Thanksgiving is not just a time to gather around the groaning board and watch football all day. Thanksgiving is also National Family Health History Day, a day that can literally save your life. The Surgeon General of the United States developed this initiative in 2004 to encourage families to take a moment while they are all together to discuss their family health and encourage each other to share their family history with their healthcare providers.

Many diseases, both common and uncommon, are hereditary. Diabetes, cancer, heart disease, and sickle cell anemia are just a few conditions that can be identified genetically. Although the majority of people in the U.S. understand how important it is to disclose family health history, only 1/3 have tried to gather their family health history and write it down.

This year, the Surgeon General has a new tool to make it easy to gather this vital information: the My Family Health Portrait web tool. Offered in English, Portuguese, Spanish, and Italian, this easy-to-use tool puts all of your family health history at your fingertips. You can save it and update it whenever you need to. The history can also be printed out if you or a family member switches healthcare providers. If you have a Microsoft HealthVault account, information can be copied directly from that into the My Family Portrait web tool.

For a family health history to be complete, it should ideally contain the following information:

  • Health information for three generations
  • Date of birth
  • Ethnicity
  • Any medical conditions or diseases
  • Age at time of diagnosis
  • Diet
  • Habits: smoking, drinking, exercise, drug use
  • For deceased relatives, cause of death and age at time of death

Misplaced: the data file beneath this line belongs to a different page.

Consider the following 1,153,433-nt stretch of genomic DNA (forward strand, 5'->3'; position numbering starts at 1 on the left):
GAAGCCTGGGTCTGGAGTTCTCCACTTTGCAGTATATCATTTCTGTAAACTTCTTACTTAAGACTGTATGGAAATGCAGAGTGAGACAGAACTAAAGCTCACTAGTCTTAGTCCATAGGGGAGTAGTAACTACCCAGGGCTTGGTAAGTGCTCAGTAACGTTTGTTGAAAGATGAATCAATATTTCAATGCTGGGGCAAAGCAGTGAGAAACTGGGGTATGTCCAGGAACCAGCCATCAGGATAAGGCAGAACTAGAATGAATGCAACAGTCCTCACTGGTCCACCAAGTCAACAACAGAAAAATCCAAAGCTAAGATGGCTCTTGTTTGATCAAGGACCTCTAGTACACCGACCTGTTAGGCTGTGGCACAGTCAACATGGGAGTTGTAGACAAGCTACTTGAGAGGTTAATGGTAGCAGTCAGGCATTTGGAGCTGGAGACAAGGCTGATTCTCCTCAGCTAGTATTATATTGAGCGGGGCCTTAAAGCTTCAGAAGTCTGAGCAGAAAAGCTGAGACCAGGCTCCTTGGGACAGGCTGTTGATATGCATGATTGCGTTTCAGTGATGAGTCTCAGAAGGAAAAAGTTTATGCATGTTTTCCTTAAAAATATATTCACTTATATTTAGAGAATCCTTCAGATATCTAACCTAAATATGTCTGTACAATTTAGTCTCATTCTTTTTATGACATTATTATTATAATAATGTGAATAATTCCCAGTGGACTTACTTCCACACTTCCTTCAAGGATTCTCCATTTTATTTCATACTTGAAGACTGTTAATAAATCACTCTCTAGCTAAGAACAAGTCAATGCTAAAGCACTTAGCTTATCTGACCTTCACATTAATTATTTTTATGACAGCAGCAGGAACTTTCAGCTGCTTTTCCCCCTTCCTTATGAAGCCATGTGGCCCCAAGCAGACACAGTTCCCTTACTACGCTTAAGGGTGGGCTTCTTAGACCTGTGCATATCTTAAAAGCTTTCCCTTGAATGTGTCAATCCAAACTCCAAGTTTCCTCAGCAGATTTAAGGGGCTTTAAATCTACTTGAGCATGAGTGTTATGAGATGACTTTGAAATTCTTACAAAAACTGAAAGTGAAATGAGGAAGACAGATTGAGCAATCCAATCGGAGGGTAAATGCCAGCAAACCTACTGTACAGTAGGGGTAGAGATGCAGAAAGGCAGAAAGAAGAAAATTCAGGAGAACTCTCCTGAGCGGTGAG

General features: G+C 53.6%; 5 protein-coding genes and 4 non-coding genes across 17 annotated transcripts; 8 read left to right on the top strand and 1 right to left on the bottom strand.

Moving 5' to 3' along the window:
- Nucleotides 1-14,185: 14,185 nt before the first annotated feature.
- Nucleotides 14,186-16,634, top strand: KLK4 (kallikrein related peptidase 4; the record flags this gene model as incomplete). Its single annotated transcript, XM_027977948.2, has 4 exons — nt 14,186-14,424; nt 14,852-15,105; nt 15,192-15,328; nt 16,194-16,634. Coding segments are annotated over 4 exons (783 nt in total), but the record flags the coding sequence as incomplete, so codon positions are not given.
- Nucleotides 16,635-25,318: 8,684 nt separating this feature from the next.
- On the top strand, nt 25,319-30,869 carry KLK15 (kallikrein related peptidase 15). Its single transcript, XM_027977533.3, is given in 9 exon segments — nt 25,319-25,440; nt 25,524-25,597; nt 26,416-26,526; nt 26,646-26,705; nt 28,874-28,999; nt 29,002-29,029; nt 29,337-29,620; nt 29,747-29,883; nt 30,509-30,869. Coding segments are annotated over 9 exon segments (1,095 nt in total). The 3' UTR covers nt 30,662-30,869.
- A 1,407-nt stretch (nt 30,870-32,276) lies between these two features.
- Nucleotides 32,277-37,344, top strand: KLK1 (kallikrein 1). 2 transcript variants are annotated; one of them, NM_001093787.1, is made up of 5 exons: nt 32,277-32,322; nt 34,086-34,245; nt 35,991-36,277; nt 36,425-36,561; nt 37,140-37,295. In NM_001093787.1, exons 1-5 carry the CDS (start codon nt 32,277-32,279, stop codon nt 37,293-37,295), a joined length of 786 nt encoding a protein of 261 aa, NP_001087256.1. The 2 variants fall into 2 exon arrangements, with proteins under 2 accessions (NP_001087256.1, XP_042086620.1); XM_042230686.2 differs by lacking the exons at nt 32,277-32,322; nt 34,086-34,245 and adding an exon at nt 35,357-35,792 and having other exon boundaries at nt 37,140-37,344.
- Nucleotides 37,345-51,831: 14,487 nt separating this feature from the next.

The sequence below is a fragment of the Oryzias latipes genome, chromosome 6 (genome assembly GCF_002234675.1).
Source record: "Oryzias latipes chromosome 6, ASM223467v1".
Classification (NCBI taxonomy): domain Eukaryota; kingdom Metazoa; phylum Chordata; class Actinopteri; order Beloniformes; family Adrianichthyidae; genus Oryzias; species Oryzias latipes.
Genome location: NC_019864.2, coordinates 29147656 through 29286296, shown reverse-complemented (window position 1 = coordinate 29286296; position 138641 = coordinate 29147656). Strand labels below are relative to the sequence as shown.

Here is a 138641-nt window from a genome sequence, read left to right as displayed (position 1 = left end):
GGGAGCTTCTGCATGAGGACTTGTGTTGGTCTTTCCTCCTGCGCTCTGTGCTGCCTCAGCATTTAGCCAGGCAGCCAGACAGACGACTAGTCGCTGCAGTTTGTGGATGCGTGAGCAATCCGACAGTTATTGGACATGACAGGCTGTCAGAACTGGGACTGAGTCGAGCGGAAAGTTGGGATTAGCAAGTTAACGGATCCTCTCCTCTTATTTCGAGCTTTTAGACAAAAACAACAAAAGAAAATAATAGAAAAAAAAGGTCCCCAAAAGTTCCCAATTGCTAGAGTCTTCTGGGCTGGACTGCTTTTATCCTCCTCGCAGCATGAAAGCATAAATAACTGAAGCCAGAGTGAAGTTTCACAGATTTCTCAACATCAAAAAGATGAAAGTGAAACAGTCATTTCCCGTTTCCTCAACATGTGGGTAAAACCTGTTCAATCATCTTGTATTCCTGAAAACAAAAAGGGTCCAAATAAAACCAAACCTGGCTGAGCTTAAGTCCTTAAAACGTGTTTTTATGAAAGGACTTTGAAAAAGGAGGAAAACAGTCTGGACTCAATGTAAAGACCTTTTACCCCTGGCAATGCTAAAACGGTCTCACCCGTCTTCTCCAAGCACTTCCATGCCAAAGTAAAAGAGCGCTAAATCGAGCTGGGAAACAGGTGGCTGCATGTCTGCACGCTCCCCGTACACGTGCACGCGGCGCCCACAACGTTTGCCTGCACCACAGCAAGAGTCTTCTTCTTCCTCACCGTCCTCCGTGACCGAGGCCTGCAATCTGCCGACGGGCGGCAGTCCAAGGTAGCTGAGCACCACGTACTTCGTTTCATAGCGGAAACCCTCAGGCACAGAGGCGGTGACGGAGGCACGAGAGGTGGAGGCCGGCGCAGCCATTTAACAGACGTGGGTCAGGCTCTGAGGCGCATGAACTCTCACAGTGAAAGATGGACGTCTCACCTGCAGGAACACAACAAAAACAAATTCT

It is also important to note any occurrence of the following diseases, disorders, or conditions:

  • Alcoholism or substance abuse
  • Arthritis
  • Asthma
  • Cancer
  • Dementia
  • Diabetes
  • Heart disease
  • High blood pressure
  • High cholesterol
  • Kidney disease
  • Learning or developmental disabilities
  • Mental illness (including depression and anxiety)
  • Miscarriage, stillbirth, birth defects, or infertility
  • Stroke
  • Vision or hearing problems

Some of the above can be very sensitive topics in families, and these can be difficult conversations to have. Make these conversations as neutral and constructive as possible. Gathering a family health history can help future generations make better choices about their healthcare. When you know better, you do better, and anything your family is comfortable sharing is a start.

Your family may feel more comfortable writing this information down or sharing it privately, away from the rest of the family. Older family members may come from a generation that just doesn’t talk about sensitive medical matters. In this case, they may be more comfortable talking about other things as a way to get to the medical issues. Asking about sick brothers and sisters, or reminiscing about their own parents, may help them explore their medical history with a little more ease.

Of course, you want to keep the holiday all about family and togetherness. Talk to each family member when it seems appropriate. If you try to get the football fanatic to re-count their childhood struggles with weight during the last few minutes of a close game you will get very little information. Ultimately, you know your family and what the best approach is. If you are uncomfortable doing it alone, enlist the help of a sibling, spouse, or cousin. And remember: this is not just for you. It is for the next generation of your family, too.

National Health History Day and Thanksgiving go together like mashed potatoes and gravy, like pumpkin pie and whipped cream, like turkey and stuffing (or dressing!). Have a wonderful holiday!

Image by Yoni Lerner via Flickr

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